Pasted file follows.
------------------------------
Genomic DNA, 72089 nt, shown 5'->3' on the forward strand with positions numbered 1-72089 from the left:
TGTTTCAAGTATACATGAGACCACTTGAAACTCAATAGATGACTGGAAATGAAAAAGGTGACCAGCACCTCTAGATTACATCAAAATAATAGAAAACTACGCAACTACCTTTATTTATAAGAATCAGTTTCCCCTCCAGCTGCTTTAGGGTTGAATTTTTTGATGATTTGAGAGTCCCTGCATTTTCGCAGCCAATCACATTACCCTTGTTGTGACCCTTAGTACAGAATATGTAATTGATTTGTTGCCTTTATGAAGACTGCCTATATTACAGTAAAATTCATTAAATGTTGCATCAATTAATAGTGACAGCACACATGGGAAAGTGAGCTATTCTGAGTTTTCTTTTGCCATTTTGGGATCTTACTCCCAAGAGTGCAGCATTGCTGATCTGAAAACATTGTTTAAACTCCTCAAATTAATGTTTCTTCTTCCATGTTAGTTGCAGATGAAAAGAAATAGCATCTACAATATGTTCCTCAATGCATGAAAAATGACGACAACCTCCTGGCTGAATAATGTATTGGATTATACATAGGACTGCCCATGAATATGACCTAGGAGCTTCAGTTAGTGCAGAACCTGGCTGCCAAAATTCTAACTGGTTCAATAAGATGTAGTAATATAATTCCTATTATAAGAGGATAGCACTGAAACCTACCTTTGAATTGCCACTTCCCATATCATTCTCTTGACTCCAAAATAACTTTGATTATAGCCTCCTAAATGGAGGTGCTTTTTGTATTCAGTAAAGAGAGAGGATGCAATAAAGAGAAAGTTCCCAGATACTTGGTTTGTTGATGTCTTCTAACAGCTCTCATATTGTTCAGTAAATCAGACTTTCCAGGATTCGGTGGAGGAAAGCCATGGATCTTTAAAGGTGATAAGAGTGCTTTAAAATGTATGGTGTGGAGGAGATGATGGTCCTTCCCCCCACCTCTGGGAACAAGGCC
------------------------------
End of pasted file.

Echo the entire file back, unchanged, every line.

Genomic DNA, 72089 nt, shown 5'->3' on the forward strand with positions numbered 1-72089 from the left:
TGTTTCAAGTATACATGAGACCACTTGAAACTCAATAGATGACTGGAAATGAAAAAGGTGACCAGCACCTCTAGATTACATCAAAATAATAGAAAACTACGCAACTACCTTTATTTATAAGAATCAGTTTCCCCTCCAGCTGCTTTAGGGTTGAATTTTTTGATGATTTGAGAGTCCCTGCATTTTCGCAGCCAATCACATTACCCTTGTTGTGACCCTTAGTACAGAATATGTAATTGATTTGTTGCCTTTATGAAGACTGCCTATATTACAGTAAAATTCATTAAATGTTGCATCAATTAATAGTGACAGCACACATGGGAAAGTGAGCTATTCTGAGTTTTCTTTTGCCATTTTGGGATCTTACTCCCAAGAGTGCAGCATTGCTGATCTGAAAACATTGTTTAAACTCCTCAAATTAATGTTTCTTCTTCCATGTTAGTTGCAGATGAAAAGAAATAGCATCTACAATATGTTCCTCAATGCATGAAAAATGACGACAACCTCCTGGCTGAATAATGTATTGGATTATACATAGGACTGCCCATGAATATGACCTAGGAGCTTCAGTTAGTGCAGAACCTGGCTGCCAAAATTCTAACTGGTTCAATAAGATGTAGTAATATAATTCCTATTATAAGAGGATAGCACTGAAACCTACCTTTGAATTGCCACTTCCCATATCATTCTCTTGACTCCAAAATAACTTTGATTATAGCCTCCTAAATGGAGGTGCTTTTTGTATTCAGTAAAGAGAGAGGATGCAATAAAGAGAAAGTTCCCAGATACTTGGTTTGTTGATGTCTTCTAACAGCTCTCATATTGTTCAGTAAATCAGACTTTCCAGGATTCGGTGGAGGAAAGCCATGGATCTTTAAAGGTGATAAGAGTGCTTTAAAATGTATGGTGTGGAGGAGATGATGGTCCTTCCCCCCACCTCTGGGAACAAGGCC